The standardization should be an across-the-board savings from reducing production costs, eliminating everyone's drawer full of chargers, and reducing waste at the local landfill. The first devices under the new standard should hit the shelves in 2010, eventually leading to devices and chargers sold separately.
Now if we can only get that pesky 3.5mm headphone jack as standard.
There's almost nothing here that we didn't already know about the Touch Pro 2 on T-Mobile, but here you go anyway, courtesy of TmoNews. Official looking specs are official looking specs, and we're not about to turn that down. Click the pic to make things more readable. But for those who don't like to squint, here's what we've got:
Windows Mobile 6.1 Professional (upgradable to 6.5).
Dimensions: 4.19x2.36x0.67 inches.
Weight: 6.45 ounces.
512MB ROM/288MB RAM
Radios: Quad-band EDGE plus T-Mo's 3G flavor of 1700MHz.
And you thought the Android kids were the favorite child of HTC now with that whole Sense thing. We couldn't tell you at the time, but HTC has been hard at work updating TouchFLO 3D. And quite an update it is. Our sources had told us that Manila 2.5 (Manila's the not-so-super-secret nerd name for TouchFLO, btw), basically takes the Windows Mobile out of Windows Mobile, and boy howdy does it ever.
You get a pretty good feel for it in the above video from German site handy-faq. [via pocketnow] Even the deepest settings don't appear to take you out of the TouchFLO 3D environment and kick you back into Windows Mobile. That's been one of our biggest gripes about TouchFLO in the past – it looks great at first, but you lose the experience of it pretty quickly. Well, no more. And although we don't see it in this video, we're also told that there may be some pretty massive Facebook integration to look forward to.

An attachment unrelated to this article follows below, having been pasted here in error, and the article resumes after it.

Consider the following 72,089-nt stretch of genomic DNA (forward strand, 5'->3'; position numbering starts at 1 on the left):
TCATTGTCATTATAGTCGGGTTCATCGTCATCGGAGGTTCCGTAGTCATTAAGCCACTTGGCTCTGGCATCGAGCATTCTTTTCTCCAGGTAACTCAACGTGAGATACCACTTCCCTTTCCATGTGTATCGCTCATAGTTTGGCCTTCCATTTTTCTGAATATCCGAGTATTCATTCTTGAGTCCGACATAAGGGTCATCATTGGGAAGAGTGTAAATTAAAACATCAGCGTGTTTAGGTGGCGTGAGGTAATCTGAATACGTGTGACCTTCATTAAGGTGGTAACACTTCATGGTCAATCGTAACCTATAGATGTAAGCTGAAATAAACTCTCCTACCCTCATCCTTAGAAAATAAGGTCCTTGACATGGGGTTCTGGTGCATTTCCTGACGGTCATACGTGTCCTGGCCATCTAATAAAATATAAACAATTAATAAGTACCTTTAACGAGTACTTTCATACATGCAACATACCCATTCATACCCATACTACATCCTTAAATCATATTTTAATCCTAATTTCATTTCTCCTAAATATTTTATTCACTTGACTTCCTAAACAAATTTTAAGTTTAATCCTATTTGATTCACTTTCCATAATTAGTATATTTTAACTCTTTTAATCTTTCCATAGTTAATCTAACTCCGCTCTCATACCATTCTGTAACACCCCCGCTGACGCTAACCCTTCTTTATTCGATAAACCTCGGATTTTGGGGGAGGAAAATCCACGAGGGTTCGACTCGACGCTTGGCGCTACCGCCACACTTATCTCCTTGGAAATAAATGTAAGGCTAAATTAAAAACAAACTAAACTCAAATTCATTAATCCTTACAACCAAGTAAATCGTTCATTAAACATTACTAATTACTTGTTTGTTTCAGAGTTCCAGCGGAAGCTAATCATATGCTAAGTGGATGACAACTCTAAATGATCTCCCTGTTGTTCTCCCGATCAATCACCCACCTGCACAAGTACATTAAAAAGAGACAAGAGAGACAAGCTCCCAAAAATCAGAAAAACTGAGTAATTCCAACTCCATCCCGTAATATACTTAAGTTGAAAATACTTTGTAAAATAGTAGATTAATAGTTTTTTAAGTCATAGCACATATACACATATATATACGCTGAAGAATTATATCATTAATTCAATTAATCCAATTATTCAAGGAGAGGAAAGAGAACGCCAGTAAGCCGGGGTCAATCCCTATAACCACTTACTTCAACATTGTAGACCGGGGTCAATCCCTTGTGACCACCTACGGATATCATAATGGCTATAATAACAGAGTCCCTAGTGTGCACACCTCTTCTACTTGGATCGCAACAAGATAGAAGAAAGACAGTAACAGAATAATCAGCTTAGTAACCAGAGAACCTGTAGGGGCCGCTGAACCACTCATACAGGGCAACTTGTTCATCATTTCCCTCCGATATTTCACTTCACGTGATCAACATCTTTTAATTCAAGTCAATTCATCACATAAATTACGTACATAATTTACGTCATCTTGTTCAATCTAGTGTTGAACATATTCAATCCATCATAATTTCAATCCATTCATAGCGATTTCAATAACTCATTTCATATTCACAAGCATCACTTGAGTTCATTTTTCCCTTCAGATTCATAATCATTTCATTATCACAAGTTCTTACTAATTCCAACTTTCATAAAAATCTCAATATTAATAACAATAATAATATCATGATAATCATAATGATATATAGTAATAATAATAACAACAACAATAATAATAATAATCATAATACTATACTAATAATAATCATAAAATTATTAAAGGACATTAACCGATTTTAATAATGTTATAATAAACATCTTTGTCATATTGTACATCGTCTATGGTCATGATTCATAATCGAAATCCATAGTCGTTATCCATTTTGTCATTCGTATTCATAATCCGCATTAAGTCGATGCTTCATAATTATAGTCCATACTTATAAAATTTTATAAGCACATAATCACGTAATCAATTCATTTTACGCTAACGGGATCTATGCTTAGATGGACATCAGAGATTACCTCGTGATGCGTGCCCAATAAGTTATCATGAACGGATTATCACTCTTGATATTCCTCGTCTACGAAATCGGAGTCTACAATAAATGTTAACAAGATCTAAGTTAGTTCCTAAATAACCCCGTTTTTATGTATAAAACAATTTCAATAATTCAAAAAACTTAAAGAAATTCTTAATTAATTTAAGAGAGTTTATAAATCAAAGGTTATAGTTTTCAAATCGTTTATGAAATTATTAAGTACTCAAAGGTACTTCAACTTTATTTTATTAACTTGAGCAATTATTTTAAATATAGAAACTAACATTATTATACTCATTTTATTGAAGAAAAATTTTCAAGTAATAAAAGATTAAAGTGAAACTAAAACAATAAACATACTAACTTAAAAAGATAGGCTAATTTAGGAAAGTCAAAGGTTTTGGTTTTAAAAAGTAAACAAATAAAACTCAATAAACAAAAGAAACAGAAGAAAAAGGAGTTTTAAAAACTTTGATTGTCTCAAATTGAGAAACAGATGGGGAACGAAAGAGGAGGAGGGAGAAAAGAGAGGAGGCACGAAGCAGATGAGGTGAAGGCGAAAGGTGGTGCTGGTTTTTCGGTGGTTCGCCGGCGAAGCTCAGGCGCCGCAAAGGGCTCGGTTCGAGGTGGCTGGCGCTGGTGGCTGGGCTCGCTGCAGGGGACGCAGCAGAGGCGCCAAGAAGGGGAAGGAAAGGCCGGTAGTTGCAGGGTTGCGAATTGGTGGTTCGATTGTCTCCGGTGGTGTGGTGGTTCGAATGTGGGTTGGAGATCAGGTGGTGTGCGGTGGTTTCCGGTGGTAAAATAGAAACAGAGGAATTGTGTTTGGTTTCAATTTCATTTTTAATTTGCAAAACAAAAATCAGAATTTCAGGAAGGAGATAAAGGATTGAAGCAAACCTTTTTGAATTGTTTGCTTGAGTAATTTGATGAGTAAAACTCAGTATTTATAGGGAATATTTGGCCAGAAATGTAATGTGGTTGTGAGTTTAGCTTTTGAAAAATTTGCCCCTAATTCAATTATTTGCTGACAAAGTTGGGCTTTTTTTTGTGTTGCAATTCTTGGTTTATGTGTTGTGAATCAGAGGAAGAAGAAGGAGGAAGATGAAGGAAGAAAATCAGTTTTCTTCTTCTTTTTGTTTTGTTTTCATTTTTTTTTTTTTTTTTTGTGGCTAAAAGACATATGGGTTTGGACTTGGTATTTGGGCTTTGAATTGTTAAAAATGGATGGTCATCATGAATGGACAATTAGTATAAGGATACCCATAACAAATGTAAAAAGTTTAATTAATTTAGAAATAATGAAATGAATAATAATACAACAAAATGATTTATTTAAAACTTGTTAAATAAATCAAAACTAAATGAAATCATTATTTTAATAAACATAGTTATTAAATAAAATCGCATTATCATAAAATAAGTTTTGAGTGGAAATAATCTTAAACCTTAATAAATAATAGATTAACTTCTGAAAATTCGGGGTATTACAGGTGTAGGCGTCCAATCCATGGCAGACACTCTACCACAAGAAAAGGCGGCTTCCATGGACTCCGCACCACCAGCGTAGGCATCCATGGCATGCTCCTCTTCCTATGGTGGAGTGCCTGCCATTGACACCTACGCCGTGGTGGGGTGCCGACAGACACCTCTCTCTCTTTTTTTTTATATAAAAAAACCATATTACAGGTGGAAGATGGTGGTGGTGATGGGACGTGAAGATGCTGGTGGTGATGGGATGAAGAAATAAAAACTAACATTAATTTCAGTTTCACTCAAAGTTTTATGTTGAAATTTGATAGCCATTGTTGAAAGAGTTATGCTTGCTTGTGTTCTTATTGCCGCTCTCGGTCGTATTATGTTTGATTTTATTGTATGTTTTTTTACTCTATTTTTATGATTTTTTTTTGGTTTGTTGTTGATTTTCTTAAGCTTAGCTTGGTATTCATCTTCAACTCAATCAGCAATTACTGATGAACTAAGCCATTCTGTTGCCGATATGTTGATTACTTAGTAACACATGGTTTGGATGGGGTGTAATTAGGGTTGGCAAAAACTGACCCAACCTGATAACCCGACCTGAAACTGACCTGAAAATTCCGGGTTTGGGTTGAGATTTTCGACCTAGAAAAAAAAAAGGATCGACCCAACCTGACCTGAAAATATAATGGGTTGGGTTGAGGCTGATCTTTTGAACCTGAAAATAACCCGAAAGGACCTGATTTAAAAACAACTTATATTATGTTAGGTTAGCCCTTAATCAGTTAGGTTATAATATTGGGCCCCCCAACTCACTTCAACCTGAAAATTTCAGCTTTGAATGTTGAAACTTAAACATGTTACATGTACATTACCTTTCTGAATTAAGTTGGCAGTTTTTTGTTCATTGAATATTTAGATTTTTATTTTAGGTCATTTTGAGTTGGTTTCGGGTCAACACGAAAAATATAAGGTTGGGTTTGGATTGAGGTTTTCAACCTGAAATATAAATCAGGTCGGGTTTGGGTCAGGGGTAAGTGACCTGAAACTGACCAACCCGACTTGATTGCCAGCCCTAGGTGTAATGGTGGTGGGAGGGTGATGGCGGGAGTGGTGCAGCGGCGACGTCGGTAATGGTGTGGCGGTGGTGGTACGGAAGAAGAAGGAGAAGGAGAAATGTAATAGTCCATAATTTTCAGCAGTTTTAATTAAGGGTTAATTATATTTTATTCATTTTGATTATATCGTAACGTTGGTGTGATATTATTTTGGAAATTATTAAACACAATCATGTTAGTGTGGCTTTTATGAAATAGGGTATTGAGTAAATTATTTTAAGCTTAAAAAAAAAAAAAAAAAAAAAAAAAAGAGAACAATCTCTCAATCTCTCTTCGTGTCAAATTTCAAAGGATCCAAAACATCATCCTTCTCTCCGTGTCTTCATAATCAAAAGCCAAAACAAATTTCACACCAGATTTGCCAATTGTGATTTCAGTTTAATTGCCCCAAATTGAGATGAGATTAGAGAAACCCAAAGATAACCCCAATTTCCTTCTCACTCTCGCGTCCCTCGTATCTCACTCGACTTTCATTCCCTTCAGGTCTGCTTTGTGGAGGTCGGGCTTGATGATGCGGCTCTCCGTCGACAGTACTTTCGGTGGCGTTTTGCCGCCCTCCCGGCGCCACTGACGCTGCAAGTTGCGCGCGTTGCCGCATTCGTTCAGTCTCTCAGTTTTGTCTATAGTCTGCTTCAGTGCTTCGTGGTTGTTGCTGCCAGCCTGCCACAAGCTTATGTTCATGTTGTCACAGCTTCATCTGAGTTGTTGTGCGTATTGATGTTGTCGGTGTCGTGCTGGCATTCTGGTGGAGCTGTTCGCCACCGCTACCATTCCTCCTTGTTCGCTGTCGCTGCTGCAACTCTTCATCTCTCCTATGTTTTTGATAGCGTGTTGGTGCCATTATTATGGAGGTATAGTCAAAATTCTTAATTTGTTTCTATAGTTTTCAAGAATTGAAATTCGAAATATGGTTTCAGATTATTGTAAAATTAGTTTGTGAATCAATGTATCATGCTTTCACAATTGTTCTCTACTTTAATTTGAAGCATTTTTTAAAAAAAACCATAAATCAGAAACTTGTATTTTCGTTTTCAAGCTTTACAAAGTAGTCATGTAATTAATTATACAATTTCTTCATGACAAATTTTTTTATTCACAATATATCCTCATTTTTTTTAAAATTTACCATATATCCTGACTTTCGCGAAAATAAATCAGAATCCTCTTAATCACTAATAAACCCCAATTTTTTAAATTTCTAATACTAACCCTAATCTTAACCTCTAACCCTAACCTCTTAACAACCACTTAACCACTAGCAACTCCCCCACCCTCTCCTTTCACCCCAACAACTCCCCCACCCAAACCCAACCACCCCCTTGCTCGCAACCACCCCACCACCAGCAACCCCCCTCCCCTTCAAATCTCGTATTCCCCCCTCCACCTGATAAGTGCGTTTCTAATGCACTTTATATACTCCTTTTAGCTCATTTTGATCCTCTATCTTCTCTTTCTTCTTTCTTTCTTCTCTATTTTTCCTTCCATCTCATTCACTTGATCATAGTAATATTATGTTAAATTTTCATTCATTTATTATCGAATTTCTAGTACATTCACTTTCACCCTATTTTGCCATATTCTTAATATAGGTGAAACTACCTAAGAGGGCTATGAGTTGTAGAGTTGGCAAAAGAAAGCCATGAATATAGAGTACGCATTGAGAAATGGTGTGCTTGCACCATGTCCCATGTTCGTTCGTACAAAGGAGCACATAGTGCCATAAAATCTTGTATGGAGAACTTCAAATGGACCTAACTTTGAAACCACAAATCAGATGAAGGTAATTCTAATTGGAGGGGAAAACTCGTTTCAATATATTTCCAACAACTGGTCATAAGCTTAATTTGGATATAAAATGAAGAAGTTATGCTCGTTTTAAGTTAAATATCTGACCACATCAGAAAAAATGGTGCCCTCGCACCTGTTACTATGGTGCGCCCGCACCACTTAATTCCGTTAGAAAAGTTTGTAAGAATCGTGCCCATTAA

In the beginning of the video you hear mention of the Firestone, which we believe is the first device we'll see with Manila 2.5. (We've also heard the name Leo being thrown around, which may well be the Firestone's more official moniker from HTC, just as the Maple evolved into the Snap, Rhodium to Touch Pro 2, etc. Or it could be the other way around.)
Now that you're salivating ... Will we see Manila 2.5 on upcoming phones such as the Diamond 2 and Touch Pro 2? Let's hope so. And if not, we'll remind you of three little letters.
X. D. A.
More screen shots of Manila 2.5 after the break, courtesy of Italian site UDK-lab.
Getting tired of the leaked shots yet? Yeah, us, either. So, here are some mor of the T-Mobile Touch Pro 2 from TmoNews. Seriously, T-Mobile, just release the thing already. The cat's out of the bag. We'll still come to your party. We promise. Er, once you send us an invite.